dibosco wrote on Friday, March 10, 2017:
You haven’t really said whether it has to be a Mega328 you use for this project.
If not (as you are using Linux)…
…I use Linux 99% of the time and use FreeRTOS a LOT in my job. I have a number of projects that work with Rowley Crossworks (that runs natively on Linux). If you can afford $150 for a licence and get a JTAG interface (Rowley’s Crossconnect works like a dream on Linux), you can get something like an Olimex board for, say, an STM32F103 (Olimex also do debugger interfaces for about €50 - which I haven’t tried) and have a really good project that will just work. This will give you proper debugging with breakpoints and register, memory watches etc.
Also, you can get a free 30-day licence for it to try it.
There is this board:
Which seems to have an ST-LINK v2 built in JTAG interface which Crossworks seems to support.
If you can’t afford that, then something like this might be better:
And there might well be other boards with built-in JTAG interfaces.
I have had NXP Expresso running on Linux. It is, sadly, Eclpise, but should work for you and give you proper debugging. It is a dog compared to Crossworks, but it does, basically, work. Also, I think the NXP Expresso boards [usually] have debug interfaces built into them, so you don’t have to shell out for a JTAG interface.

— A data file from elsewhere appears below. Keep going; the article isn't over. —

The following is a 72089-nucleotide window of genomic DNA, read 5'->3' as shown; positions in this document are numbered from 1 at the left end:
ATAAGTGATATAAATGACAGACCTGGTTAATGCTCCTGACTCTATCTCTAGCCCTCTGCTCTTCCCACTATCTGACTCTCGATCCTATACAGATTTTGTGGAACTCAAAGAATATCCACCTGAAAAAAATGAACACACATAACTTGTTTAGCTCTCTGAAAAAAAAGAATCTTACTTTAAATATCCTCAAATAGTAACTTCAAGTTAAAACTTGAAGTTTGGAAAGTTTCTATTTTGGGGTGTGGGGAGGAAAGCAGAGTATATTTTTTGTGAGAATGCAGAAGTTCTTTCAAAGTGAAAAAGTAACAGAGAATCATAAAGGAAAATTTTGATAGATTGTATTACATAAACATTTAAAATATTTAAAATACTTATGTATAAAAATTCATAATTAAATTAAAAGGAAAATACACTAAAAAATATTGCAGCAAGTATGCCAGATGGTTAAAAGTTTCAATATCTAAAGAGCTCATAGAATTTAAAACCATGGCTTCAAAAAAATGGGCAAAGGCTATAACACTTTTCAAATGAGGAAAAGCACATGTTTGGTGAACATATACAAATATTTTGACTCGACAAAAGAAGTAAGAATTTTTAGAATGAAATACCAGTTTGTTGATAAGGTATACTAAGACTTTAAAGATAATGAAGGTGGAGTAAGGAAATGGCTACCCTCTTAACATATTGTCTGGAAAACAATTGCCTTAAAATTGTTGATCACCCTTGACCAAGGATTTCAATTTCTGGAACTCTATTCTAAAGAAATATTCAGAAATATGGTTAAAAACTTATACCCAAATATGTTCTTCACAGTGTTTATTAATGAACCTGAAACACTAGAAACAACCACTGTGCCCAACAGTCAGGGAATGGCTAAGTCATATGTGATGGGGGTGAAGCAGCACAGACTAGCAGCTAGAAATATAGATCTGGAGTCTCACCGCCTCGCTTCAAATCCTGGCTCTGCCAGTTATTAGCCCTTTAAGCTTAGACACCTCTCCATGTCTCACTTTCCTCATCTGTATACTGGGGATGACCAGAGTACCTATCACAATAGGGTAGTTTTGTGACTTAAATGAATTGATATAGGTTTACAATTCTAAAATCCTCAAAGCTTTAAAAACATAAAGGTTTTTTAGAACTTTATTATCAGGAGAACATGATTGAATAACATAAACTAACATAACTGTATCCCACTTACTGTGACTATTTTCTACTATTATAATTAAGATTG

I have had Microchip’s MP-LAB X running on Linux as well and there seem to be projects for that. Again, it’s Eclipse and therefore a dog, but it does work.
If you can possibly afford it, I cannot recommend Crossworks and a proper JTAG interface highly enough. That set-up is really fast, really easy to use, very flexible and you don’t have to use Windows. It saves so much time and effort compared with messing around trying to get Arduino working or waiting for Eclipse-based programs to do something.
I appreciate you simply might not be able to afford $350 or so to buy a system that just works, in which case I can’t really help other than what is above. Using Windows opens you up to a whole host of other possiblities in terms of free (as in beer) IDEs; for example Atmel Studio (which is also a dog) and has a few FreeRTOS projects available.